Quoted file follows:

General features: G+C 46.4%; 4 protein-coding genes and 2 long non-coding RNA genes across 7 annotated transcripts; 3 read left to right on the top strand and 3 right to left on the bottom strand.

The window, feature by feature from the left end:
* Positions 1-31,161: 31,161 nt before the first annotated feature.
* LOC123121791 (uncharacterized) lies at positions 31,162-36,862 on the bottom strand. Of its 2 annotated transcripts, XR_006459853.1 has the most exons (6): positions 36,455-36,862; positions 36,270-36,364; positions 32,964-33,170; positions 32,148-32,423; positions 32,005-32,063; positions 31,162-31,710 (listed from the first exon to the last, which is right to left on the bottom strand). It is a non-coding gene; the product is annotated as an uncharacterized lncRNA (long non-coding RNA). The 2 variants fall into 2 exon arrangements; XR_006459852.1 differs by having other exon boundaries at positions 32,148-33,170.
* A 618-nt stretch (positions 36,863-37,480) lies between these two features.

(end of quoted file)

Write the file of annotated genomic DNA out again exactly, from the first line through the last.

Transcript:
General features: G+C 46.4%; 4 protein-coding genes and 2 long non-coding RNA genes across 7 annotated transcripts; 3 read left to right on the top strand and 3 right to left on the bottom strand.

The window, feature by feature from the left end:
* Positions 1-31,161: 31,161 nt before the first annotated feature.
* LOC123121791 (uncharacterized) lies at positions 31,162-36,862 on the bottom strand. Of its 2 annotated transcripts, XR_006459853.1 has the most exons (6): positions 36,455-36,862; positions 36,270-36,364; positions 32,964-33,170; positions 32,148-32,423; positions 32,005-32,063; positions 31,162-31,710 (listed from the first exon to the last, which is right to left on the bottom strand). It is a non-coding gene; the product is annotated as an uncharacterized lncRNA (long non-coding RNA). The 2 variants fall into 2 exon arrangements; XR_006459852.1 differs by having other exon boundaries at positions 32,148-33,170.
* A 618-nt stretch (positions 36,863-37,480) lies between these two features.